Almost simultaneously NASA and Collins Aerospace announced they are “cooperating on the development of a Command Non-Payload Control (CNPC) data link waveform that informed the initial certification standards for UAVs Command and Control in the NAS.” This technology will allow drones to effectively conduct complex operations such as flights BVLOS or above 500 feet, advancing the cause of enabling UAVs to operate safely in the NAS.

We seem to be working in parallel on these issues, but there are other provisions, “what if scenarios,” we will need to address if integration is going to be successful.

One huge difference between commercial airliners and UAVs is that while airliners operate from specific locations (airports) with multiple but precise and standardized approaches that have been mapped and planned, drones don’t have this kind of regimentation. Because drones are aircraft performing multiple tasks, like delivering a package from a retailer distribution center to the back patio of a small house, they don’t have standardized take-off or landing locations or predictable flight paths/approaches. For these types of operations, extremely precise mapping will be required to avoid hitting terrain features and certain aerial hazards such as electric wires, trees, and other aircraft.

The problem is that since the launch of mapping satellites in the early 1960’s precise photogrammetry is a dying art and companies that used to be profitable by maintaining healthy fleets of cartographic aircraft are disappearing at an alarming rate. Today, our navigational needs in our phone and cars don’t need such a robust system in order to get people from point A to point B, it only requires a few feet of accuracy to serve as background to a navigation application. This is a potential problem.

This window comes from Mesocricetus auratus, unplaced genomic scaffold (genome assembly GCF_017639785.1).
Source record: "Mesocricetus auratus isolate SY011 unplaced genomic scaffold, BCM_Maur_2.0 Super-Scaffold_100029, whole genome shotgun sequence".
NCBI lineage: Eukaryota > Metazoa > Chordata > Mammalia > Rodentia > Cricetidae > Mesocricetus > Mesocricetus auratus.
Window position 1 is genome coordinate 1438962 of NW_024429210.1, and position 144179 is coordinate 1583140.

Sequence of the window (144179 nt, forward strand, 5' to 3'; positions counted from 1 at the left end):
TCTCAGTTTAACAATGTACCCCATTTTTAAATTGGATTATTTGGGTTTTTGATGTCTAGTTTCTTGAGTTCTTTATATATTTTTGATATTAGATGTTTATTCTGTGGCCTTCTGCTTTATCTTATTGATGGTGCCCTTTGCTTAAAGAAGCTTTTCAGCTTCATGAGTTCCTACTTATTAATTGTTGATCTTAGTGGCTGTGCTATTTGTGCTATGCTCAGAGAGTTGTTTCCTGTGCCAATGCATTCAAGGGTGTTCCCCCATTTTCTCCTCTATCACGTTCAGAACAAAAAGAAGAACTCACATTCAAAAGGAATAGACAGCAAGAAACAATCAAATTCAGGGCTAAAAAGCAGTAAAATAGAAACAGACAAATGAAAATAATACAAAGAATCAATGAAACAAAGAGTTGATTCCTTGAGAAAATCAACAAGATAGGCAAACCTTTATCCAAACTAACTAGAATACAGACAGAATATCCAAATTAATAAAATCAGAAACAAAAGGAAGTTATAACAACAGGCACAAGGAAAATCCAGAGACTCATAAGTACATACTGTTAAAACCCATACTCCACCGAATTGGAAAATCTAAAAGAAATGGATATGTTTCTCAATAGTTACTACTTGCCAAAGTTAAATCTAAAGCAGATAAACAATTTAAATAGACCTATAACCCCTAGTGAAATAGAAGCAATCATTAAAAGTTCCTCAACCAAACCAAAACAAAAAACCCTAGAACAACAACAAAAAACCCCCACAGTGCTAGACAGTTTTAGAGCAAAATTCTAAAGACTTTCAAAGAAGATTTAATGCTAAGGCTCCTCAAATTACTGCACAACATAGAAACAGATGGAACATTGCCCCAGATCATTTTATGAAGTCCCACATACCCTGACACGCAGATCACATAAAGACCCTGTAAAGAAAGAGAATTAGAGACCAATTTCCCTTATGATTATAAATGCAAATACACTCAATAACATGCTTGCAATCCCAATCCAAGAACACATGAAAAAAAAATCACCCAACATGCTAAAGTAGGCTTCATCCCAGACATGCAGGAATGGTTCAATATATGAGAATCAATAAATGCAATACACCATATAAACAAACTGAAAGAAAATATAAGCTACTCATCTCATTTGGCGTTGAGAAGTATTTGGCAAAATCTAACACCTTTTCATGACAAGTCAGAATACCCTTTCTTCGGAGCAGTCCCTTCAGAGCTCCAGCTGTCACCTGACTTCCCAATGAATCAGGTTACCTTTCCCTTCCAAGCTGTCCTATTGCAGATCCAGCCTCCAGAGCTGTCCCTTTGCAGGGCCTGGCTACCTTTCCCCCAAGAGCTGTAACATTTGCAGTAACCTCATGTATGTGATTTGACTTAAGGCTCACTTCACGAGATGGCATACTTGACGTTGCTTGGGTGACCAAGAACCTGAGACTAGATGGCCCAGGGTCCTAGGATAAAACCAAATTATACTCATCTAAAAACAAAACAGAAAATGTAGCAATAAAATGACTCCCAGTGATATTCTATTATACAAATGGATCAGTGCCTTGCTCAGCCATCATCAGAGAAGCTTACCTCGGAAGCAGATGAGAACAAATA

For package distribution and most other UAV applications, precise mapping in the order of a few inches of error will be required to guarantee safe arrivals and departures from complex urban settings.

It is a given that most UAVs will be equipped with simple radars and detect-and-avoid systems, but in order to get a high-level of precision for more complex operations, they will require better mapping solutions. However, the more equipment we add to the aircraft for precision or to meet FAA regulatory standards, the less it will be able to transport revenue-generating cargo and that is never a winning proposition for Corporate America.

In conclusion, while the FAA focuses on certification and pilot training requirements and the industry perfects the designs of its existing models, further attention will have to be paid to the details of the “what if scenario” when we are finally given the green light to add our commercial unmanned vehicles into the NAS, and we will be expected to show results. Similar to the arrival of every other disruptive technology, the reality of becoming mainstream is less glamorous than the days when we were fighting just to join it.